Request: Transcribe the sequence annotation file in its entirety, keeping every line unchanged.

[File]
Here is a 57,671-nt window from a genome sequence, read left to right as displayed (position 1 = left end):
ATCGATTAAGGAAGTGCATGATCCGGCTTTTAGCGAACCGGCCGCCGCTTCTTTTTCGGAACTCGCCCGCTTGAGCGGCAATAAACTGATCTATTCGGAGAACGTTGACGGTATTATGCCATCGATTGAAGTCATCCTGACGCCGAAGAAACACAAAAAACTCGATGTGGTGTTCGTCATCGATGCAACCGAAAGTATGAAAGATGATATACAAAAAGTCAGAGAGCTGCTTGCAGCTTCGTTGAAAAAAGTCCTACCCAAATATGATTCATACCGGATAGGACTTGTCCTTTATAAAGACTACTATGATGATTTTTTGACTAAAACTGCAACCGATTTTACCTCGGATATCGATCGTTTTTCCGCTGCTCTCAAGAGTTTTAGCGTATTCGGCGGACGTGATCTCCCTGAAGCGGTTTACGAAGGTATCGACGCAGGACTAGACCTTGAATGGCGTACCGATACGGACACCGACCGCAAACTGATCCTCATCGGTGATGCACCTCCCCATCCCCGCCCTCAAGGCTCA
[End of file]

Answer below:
Here is a 57,671-nt window from a genome sequence, read left to right as displayed (position 1 = left end):
ATCGATTAAGGAAGTGCATGATCCGGCTTTTAGCGAACCGGCCGCCGCTTCTTTTTCGGAACTCGCCCGCTTGAGCGGCAATAAACTGATCTATTCGGAGAACGTTGACGGTATTATGCCATCGATTGAAGTCATCCTGACGCCGAAGAAACACAAAAAACTCGATGTGGTGTTCGTCATCGATGCAACCGAAAGTATGAAAGATGATATACAAAAAGTCAGAGAGCTGCTTGCAGCTTCGTTGAAAAAAGTCCTACCCAAATATGATTCATACCGGATAGGACTTGTCCTTTATAAAGACTACTATGATGATTTTTTGACTAAAACTGCAACCGATTTTACCTCGGATATCGATCGTTTTTCCGCTGCTCTCAAGAGTTTTAGCGTATTCGGCGGACGTGATCTCCCTGAAGCGGTTTACGAAGGTATCGACGCAGGACTAGACCTTGAATGGCGTACCGATACGGACACCGACCGCAAACTGATCCTCATCGGTGATGCACCTCCCCATCCCCGCCCTCAAGGCTCA